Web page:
Félix Bonfils (1831 – 1885) was a French photographer and writer who was active in the Middle East. He was one of the first commercial photographers to produce images of the Middle East on a large scale and amongst the first to employ a new method of colour photography, developed in 1880.
Félix worked as a bookbinder but in 1860 he joined General d’Hautpoul’s expedition to the Levant. Soon after returning from Lebanon he became a photographer.
In 1857, he married Marie-Lydie Cabanis. When his son, Adrien, fell ill, Félix remembered the green hills around Beirut and sent him there to recover, being accompanied by Félix’s wife. The family moved to Beirut in 1867 where they opened a photographic studio called “Maison Bonfils”.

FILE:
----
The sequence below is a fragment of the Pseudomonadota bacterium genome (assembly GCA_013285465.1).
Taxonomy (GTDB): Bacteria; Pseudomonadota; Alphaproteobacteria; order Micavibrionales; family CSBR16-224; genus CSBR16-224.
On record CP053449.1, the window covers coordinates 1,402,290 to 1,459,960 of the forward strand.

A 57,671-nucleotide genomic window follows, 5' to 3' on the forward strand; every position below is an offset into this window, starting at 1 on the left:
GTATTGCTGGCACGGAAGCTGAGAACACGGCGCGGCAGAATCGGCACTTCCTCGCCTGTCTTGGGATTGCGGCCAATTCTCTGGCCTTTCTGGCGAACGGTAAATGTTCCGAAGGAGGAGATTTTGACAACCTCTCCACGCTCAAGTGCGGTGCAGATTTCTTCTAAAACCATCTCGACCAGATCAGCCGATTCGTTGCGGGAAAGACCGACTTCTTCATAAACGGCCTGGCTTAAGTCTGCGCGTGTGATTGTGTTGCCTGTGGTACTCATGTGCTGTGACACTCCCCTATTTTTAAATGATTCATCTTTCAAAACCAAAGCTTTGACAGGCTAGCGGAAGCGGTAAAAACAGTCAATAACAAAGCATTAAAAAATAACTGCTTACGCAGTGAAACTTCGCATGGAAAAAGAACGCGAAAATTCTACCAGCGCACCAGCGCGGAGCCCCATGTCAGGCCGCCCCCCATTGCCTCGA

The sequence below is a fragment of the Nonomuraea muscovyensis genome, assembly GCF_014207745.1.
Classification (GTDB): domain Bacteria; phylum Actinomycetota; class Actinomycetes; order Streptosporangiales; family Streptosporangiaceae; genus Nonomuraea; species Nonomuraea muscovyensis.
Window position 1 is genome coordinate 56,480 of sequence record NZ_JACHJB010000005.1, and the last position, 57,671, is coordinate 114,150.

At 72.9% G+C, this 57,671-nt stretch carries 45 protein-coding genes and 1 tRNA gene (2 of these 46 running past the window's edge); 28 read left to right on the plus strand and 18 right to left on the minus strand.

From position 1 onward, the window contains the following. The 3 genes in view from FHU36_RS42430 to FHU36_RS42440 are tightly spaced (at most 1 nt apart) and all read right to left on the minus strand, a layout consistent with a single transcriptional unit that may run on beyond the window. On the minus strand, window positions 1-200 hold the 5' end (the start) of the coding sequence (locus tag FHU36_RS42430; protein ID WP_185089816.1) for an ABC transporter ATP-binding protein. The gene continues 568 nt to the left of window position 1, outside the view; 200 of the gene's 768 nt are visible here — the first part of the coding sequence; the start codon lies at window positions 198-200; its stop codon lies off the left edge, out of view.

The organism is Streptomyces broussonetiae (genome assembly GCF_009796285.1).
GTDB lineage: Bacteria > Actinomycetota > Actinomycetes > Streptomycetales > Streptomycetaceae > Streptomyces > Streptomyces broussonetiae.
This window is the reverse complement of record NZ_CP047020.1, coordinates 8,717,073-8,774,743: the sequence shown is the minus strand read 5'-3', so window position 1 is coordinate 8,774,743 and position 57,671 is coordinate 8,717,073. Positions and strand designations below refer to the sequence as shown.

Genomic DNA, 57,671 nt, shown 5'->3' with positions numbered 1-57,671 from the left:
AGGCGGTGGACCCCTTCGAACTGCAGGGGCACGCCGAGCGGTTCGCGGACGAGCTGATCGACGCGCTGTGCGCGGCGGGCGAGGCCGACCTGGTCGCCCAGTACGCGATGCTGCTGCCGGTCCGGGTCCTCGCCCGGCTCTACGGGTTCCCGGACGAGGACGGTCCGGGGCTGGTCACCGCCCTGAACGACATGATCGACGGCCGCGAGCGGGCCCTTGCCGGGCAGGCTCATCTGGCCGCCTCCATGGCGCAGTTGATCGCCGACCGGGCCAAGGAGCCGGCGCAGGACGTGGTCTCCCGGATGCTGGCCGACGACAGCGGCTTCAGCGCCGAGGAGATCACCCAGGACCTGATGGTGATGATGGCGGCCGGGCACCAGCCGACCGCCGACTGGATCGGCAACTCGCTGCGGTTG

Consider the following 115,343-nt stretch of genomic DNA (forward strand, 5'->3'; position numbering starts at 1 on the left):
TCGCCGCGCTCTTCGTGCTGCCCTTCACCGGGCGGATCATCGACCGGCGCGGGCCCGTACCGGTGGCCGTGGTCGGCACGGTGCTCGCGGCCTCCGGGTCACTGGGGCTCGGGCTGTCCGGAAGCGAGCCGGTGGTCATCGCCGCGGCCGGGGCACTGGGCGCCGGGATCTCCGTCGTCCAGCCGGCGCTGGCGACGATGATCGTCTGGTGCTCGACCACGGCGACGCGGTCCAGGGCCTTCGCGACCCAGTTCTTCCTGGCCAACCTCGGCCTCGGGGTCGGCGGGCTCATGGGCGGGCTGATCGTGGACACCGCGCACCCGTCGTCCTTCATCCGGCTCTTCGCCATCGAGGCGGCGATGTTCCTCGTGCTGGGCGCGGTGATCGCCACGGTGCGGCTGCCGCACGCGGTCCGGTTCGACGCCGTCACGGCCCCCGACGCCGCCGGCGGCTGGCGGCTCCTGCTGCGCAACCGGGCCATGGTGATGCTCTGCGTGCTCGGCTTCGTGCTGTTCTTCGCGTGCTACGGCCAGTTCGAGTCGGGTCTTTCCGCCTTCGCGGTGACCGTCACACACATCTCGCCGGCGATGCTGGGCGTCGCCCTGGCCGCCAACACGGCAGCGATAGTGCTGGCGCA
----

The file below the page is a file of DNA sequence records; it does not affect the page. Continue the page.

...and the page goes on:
Maison Bonfils produced thousands of photographs of the Middle East. He worked with both his wife and his son. Their studio became “F. Bonfils et Cie” in 1878. They photographed posed scenes, dressed up in Middle Eastern regalia, and also stories from the Bible. Bonfils took photographs in Lebanon, Egypt, Palestine, Syria, Greece and Constantinople (now Istanbul). While Bonfils produced the vast majority of his work, it is known that his wife, Lydie also made some of the studio portraits, especially those of Middle Eastern women, who were more inclined to pose for a female photographer.
Bonfils was amongst the first photographers to employ the new technique of Photochrom, a photographic colour printing technique, developed in 1880.